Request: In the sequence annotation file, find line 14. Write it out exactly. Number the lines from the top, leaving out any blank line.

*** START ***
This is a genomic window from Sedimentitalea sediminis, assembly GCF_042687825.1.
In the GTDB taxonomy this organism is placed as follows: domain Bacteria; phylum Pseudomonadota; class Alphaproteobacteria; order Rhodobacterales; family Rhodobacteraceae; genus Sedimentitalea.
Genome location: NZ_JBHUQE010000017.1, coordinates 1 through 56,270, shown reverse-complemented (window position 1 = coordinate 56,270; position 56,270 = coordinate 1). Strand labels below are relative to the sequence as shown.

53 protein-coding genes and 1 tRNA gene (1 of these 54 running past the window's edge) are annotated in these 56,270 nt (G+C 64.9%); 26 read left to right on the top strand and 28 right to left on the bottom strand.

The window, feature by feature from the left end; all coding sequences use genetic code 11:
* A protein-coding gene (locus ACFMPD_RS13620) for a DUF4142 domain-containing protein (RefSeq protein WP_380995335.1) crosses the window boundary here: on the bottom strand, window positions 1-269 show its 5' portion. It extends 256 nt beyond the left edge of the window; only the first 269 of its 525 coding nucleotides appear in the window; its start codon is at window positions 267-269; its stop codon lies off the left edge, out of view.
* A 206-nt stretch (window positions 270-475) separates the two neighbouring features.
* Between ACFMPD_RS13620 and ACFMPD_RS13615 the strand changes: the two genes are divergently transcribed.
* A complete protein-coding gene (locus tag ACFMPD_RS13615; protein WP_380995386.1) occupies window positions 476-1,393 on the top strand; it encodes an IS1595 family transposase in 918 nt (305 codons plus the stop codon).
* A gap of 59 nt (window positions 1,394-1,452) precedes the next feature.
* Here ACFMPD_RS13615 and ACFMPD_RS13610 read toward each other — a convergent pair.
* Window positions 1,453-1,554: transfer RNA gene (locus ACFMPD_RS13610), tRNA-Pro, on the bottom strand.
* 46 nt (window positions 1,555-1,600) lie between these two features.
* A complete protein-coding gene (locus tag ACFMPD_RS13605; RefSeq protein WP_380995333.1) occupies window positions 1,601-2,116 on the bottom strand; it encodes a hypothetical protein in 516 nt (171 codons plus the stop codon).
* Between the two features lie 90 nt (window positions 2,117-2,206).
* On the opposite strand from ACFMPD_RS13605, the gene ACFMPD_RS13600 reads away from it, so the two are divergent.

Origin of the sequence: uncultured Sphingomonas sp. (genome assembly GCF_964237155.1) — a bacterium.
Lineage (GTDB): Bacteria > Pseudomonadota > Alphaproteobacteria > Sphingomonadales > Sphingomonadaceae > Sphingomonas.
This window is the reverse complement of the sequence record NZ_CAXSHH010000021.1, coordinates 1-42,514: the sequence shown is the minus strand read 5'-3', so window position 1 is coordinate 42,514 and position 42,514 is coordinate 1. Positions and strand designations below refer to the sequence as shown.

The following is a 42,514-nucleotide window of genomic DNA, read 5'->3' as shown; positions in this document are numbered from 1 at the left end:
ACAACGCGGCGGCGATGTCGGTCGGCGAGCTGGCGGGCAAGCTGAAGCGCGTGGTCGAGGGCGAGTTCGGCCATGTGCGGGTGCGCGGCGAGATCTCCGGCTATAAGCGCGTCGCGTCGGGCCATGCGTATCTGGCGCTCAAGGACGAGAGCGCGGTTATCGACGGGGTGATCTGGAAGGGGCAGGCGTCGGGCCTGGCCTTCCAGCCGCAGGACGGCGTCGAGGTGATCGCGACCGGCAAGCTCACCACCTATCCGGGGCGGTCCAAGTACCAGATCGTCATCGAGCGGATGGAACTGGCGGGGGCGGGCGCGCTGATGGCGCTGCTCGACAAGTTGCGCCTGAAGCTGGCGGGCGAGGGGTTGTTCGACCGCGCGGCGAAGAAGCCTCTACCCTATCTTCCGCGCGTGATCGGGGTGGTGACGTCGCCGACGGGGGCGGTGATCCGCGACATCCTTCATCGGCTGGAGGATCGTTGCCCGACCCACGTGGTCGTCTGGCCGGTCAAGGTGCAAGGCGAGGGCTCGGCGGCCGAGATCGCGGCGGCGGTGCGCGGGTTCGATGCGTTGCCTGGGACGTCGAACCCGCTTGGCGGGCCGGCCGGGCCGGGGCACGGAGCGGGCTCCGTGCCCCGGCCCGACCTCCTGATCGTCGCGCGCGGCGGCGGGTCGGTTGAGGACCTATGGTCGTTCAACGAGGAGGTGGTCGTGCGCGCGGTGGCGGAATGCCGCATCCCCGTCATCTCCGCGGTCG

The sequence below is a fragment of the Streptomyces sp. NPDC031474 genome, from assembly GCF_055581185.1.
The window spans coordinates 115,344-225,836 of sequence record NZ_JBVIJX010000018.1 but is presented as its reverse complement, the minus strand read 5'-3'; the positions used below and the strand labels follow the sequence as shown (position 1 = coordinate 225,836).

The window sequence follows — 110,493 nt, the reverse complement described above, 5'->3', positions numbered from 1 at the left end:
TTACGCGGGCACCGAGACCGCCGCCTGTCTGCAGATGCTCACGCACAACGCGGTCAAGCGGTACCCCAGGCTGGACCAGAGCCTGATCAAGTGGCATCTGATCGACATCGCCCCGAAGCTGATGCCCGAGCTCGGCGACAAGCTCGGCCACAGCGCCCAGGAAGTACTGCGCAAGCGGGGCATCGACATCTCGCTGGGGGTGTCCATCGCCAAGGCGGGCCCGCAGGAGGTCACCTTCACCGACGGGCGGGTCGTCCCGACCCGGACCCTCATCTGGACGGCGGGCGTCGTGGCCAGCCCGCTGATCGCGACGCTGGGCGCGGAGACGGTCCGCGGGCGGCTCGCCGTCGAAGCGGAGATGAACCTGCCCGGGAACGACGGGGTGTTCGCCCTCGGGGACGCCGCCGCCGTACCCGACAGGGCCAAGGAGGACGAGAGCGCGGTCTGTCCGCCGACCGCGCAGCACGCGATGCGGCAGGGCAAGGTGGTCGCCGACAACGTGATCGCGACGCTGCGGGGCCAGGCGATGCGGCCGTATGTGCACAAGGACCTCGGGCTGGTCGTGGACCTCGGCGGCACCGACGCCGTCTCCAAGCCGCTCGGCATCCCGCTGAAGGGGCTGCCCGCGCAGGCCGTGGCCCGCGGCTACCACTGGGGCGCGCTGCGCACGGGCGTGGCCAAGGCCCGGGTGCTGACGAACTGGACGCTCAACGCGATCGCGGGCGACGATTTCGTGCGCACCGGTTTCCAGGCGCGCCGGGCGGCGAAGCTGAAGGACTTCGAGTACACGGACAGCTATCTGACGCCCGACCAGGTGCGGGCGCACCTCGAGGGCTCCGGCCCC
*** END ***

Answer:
* A complete protein-coding gene (locus tag ACFMPD_RS13605; RefSeq protein WP_380995333.1) occupies window positions 1,601-2,116 on the bottom strand; it encodes a hypothetical protein in 516 nt (171 codons plus the stop codon).